So social media is being held up as the insentient hero of the day, and not without cause. In addition to Twitter and Facebook, frantic loved ones could visit the Google Person Finder page, which offered help with an almost poetically simple interface: two buttons that read “I’m looking for someone” and “I have information about someone.” The crumbs of fact we learned from social sharing sites as the afternoon wore on will undoubtedly shape the way each of us recalls this tragedy. Quartz’s Christopher Mims argues that this Vine clip of a local TV news broadcast, apparently uploaded by a user with just 355 Twitter followers, may become “the image by which we will all remember.”
We glimpsed Monday why the old-guard news organizations have ceded so much ground to new media. The speed with which news tidbits appear on social media mirrors, even encourages, the frantic pace of newsgathering in the hours after a disaster—when false leads and bad “facts” abound. Twitter may be a “truth machine” of sorts, with its crowd-sourced fact-checking, but any medium that place a premium on single, context-free morsels of news, like those eerie six seconds of video that Mims highlights, is of finite value.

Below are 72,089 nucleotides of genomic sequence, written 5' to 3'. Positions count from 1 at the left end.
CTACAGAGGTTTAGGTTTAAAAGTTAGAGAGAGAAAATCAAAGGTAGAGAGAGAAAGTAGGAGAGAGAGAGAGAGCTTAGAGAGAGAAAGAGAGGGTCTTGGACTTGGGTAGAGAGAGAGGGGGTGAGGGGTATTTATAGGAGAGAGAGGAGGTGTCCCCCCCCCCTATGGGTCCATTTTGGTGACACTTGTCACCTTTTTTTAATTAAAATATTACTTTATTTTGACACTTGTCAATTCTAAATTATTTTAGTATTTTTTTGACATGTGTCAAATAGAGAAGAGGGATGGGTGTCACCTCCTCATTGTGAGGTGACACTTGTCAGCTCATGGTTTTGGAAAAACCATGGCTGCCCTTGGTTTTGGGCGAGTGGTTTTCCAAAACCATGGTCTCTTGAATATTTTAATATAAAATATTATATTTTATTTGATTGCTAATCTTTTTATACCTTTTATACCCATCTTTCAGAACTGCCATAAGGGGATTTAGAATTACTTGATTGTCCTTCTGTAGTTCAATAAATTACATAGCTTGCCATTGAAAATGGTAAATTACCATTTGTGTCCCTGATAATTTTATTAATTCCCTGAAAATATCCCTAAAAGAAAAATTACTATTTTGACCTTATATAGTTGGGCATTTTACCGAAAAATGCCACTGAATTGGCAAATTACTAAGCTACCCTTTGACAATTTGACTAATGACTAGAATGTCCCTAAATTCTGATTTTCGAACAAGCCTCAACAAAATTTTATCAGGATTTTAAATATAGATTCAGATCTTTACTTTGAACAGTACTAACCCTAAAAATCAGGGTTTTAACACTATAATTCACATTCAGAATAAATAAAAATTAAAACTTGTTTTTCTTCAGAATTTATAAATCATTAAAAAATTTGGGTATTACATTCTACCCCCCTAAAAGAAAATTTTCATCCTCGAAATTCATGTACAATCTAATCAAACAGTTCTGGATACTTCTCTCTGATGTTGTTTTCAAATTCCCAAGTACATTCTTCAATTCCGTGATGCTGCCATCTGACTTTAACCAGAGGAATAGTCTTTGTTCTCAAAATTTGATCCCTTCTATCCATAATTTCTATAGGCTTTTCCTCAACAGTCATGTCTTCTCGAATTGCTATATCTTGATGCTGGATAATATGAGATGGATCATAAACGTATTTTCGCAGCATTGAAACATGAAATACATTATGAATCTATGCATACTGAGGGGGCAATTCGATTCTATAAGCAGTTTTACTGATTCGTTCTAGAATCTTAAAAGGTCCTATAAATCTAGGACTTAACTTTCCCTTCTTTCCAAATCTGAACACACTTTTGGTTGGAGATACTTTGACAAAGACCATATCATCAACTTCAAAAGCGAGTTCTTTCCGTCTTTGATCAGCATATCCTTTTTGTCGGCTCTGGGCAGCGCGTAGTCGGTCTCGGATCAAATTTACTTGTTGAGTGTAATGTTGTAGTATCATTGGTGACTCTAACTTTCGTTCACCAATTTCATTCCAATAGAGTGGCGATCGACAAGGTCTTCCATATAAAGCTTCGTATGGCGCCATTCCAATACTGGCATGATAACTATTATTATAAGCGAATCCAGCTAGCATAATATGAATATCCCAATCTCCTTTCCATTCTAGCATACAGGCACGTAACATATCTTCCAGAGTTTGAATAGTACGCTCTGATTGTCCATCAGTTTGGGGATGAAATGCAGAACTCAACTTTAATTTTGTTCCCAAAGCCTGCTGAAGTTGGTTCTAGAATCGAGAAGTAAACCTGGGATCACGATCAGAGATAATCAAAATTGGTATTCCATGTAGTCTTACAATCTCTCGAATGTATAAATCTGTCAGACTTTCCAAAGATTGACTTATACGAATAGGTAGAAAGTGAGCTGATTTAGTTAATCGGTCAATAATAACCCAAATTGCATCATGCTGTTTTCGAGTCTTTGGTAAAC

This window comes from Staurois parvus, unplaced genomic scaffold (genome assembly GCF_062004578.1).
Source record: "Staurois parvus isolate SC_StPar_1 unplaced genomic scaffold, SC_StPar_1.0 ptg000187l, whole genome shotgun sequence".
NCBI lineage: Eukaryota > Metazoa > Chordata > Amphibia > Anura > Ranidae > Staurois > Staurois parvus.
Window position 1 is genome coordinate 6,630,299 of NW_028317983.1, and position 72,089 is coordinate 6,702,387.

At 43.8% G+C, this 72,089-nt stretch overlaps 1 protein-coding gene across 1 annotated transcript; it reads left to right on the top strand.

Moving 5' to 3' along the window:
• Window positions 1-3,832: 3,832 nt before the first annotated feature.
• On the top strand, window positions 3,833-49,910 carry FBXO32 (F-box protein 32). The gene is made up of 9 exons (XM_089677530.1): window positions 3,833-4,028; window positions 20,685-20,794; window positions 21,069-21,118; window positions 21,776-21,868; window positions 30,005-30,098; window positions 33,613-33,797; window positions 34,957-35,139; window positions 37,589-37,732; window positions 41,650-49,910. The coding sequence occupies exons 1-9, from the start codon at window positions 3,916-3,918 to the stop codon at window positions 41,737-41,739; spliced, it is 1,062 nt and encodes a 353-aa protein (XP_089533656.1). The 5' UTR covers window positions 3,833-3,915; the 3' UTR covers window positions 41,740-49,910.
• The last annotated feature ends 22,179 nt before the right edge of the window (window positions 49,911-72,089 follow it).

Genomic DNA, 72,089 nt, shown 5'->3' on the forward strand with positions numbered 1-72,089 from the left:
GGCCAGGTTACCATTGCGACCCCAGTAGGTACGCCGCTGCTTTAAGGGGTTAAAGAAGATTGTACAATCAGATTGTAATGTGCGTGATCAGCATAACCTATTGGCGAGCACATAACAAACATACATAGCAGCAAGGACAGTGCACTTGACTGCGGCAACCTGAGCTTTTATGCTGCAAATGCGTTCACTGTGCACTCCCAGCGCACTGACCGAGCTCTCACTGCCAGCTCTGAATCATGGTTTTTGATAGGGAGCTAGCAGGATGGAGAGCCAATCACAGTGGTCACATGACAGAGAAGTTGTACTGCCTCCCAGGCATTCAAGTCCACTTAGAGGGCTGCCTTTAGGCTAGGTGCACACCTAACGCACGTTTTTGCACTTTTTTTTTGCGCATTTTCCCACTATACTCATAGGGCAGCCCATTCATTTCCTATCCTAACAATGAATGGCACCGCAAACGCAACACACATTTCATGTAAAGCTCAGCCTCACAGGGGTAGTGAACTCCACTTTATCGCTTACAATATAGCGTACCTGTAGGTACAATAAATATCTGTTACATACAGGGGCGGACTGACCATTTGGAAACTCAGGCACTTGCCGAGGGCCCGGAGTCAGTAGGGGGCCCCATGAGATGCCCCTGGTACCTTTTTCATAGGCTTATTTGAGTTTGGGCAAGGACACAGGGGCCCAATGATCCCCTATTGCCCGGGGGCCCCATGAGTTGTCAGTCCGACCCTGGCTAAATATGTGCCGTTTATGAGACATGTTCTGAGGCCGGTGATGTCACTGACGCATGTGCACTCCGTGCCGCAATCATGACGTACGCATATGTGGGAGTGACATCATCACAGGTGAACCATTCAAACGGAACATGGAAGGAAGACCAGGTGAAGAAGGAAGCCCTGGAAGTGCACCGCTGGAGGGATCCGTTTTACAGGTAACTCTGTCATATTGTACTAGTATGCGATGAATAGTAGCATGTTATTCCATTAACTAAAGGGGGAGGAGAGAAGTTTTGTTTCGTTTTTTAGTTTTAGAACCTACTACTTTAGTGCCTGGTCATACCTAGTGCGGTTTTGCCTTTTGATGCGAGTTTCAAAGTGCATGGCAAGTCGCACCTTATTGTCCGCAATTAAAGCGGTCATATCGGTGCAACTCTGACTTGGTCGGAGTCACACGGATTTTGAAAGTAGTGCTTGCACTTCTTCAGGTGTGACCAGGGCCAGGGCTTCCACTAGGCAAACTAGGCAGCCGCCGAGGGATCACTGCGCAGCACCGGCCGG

The news outlets that yesterday failed our appetites for instant news offered something today that social media never can—not with consistent quality, anyway. The Boston Globe, its website resurrected, has already produced some of the most comprehensive accounts of what is known, and not known, about Monday's events. Layoffs and buyouts have gutted the newsroom in recent years, and still reporters and editors there offered: an interactive map of the explosions, annotated with the day’s most striking photos; a doctor-correspondent’s first-person account of the makeshift trauma unit for blast victims; a portrait of the 8-year-old boy killed in the blast; stories about affected businesses and schools, transportation safety, the fire at the JFK library that prompted fears of coordinated attacks; and finally, the one-stop-shop story. If that last one sounds easy—or perhaps, to some new-media prophets, a redundant relic—note that 14 reporters contributed to the report.